Dragonfly Nymph Shed Skin – More elongated than usual

2014 April 26

Here’s a shed skin from a dragonfly nymph that Sandy and Rosie found while they were out fishing. This one has a longer, thinner abdomen than dragonfly nymph molts that we’ve found previously.

Some poking around on BugGuide suggests that the more-elongated nymphs are likely to be Darners in the family Aeshnidae, which are some of the dragonflies with extremely long, narrow abdomens as adults. It also looked like identifying it more closely than this would have required seeing the adult.

I was particularly interested in trying to get better pictures of the extensible lip that these nymphs use to catch prey. You can see it folded up underneath the head.
This shoots out forward so that the nymph can grab prey as it swims by, without the nymph actually having to move its body through the water. This allows it to catch things that swim much faster than the nymph can.

The “grabbers” at the end of the lip are pretty distinct here. They are multi-pronged, and look like they would hold onto small prey items pretty securely. Even though these look a lot like standard insect mandibles, they are not. The actual mandibles that the nymph uses to chew up food are hidden underneath. The grabbers are actually derived from one of the pairs of “palps” that insects have around their mouths to aid in food handling.

I had hoped to be able to extend the lip, but the molt was too dry and fragile, and the head popped off instead. Although, this did make it easier to get a clear view of the folded lip, at least.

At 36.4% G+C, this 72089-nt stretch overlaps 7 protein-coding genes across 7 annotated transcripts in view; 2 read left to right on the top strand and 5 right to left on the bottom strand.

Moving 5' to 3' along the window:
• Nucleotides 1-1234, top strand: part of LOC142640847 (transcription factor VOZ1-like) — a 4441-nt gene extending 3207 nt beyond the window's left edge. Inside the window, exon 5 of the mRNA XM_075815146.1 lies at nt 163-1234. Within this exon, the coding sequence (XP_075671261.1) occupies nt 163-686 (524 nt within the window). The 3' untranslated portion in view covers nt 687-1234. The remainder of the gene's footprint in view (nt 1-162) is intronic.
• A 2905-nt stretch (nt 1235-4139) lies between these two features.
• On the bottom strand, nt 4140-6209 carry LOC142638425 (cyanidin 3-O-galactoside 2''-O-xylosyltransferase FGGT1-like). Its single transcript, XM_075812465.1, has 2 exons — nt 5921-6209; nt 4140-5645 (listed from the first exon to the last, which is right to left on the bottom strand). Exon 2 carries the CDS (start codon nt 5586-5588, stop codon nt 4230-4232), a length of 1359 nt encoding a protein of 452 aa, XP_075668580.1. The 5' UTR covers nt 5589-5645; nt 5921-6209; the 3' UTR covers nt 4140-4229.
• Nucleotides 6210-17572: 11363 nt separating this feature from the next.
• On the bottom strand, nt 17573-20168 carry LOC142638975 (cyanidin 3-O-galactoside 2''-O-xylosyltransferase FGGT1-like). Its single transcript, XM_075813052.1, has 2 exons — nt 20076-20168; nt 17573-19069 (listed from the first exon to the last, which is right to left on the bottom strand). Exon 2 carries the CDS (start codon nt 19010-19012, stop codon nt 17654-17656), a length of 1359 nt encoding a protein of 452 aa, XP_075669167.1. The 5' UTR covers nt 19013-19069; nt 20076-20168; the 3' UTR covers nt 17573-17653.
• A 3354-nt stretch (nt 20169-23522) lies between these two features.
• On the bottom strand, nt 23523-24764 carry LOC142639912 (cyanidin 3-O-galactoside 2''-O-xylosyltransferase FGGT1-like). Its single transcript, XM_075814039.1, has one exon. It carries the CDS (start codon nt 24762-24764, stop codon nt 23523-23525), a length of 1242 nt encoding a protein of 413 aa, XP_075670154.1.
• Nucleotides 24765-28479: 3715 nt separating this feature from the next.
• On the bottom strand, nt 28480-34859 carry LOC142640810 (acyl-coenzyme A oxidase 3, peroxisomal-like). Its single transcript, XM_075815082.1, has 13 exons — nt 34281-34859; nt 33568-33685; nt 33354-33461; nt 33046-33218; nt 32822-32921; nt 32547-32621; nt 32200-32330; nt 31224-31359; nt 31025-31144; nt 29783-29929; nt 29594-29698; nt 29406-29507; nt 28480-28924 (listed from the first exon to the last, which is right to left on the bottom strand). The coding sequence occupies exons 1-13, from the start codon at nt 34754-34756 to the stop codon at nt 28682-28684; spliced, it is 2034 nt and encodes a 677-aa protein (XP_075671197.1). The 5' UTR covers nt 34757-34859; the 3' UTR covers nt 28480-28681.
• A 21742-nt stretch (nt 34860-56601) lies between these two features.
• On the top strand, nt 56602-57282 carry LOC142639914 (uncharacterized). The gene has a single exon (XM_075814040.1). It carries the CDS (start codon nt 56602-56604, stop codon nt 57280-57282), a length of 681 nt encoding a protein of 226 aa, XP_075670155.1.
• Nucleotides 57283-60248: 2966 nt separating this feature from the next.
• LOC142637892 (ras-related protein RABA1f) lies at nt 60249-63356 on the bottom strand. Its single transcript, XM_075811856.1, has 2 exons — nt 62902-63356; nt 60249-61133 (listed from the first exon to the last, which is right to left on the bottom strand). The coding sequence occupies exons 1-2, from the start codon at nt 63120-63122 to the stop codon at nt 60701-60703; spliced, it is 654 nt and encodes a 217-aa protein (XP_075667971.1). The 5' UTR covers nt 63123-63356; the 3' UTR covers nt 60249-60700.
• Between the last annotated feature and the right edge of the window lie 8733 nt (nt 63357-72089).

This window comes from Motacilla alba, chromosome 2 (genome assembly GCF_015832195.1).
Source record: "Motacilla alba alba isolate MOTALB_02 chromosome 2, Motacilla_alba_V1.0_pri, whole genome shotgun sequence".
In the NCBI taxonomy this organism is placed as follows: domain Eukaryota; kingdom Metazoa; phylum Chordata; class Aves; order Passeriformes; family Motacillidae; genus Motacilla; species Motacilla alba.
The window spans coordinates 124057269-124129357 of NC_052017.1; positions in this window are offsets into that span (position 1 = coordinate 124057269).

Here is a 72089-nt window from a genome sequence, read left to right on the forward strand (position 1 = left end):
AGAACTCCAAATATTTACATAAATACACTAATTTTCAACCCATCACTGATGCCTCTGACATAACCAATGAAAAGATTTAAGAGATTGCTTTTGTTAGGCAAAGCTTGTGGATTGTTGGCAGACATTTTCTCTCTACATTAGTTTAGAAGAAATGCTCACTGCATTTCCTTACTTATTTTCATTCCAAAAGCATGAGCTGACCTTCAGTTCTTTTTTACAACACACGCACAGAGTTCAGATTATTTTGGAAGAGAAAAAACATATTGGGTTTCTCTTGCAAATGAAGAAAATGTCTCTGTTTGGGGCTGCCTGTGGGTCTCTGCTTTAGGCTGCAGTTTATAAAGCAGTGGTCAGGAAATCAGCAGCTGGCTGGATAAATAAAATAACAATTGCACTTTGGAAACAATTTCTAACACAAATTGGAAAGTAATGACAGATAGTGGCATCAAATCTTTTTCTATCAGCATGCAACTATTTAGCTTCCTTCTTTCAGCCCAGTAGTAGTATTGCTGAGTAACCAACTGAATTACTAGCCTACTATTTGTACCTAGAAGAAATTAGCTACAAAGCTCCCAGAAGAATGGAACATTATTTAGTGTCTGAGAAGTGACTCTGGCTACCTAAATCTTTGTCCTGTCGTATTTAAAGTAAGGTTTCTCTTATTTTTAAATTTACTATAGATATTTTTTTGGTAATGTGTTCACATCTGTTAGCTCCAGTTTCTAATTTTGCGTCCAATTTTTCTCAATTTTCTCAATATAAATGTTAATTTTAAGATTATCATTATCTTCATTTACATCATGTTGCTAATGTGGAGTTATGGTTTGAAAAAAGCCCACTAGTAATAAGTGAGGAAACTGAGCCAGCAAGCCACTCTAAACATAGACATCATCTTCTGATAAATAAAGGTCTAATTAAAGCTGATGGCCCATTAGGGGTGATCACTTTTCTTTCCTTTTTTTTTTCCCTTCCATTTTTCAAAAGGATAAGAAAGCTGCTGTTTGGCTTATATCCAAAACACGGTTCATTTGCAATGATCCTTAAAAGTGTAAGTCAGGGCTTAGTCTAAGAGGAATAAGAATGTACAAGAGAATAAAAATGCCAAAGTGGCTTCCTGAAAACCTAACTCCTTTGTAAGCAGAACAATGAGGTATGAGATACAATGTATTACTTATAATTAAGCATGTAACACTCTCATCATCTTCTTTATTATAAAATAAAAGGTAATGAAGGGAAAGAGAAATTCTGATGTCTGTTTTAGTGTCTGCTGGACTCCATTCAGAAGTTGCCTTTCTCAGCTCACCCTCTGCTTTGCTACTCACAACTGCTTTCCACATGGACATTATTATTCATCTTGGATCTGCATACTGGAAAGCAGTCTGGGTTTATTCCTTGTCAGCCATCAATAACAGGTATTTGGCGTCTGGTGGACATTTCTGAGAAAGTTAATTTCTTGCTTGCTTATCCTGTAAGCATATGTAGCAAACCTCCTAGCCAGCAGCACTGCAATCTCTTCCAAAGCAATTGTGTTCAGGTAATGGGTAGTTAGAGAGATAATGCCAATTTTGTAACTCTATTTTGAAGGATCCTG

Someday, I’ll manage to get a picture of a nymph with the lip extended, I’ll just have to keep trying.

A note about comments: I’ve been getting a lot of spam comments for years, and until recently I gave at least a cursory look at the stuff the spam filter caught to make sure that legitimate comments weren’t getting weeded out. And I’ve confirmed that the spam filter has been doing an excellent job of discriminating between them – I never actually found a proper comment that had been erroneously marked as spam. But as of the last few months, we have to take the quality of the spam filter completely on faith. I’ve gotten over 10,000 spam comments just in the last two weeks (and 1200 today!), and there’s just no way I can give all of those even a cursory glance. So if you post a comment, and it doesn’t show up, let me know by email.

Incidentally, the spam filter says it has caught 315,717 spam comments since it was installed. This is over 100 spams for every actual comment (of which there are only 3,087). I really don’t know what the spammers think they are gaining with all this crap, but I wish they’d give it up.

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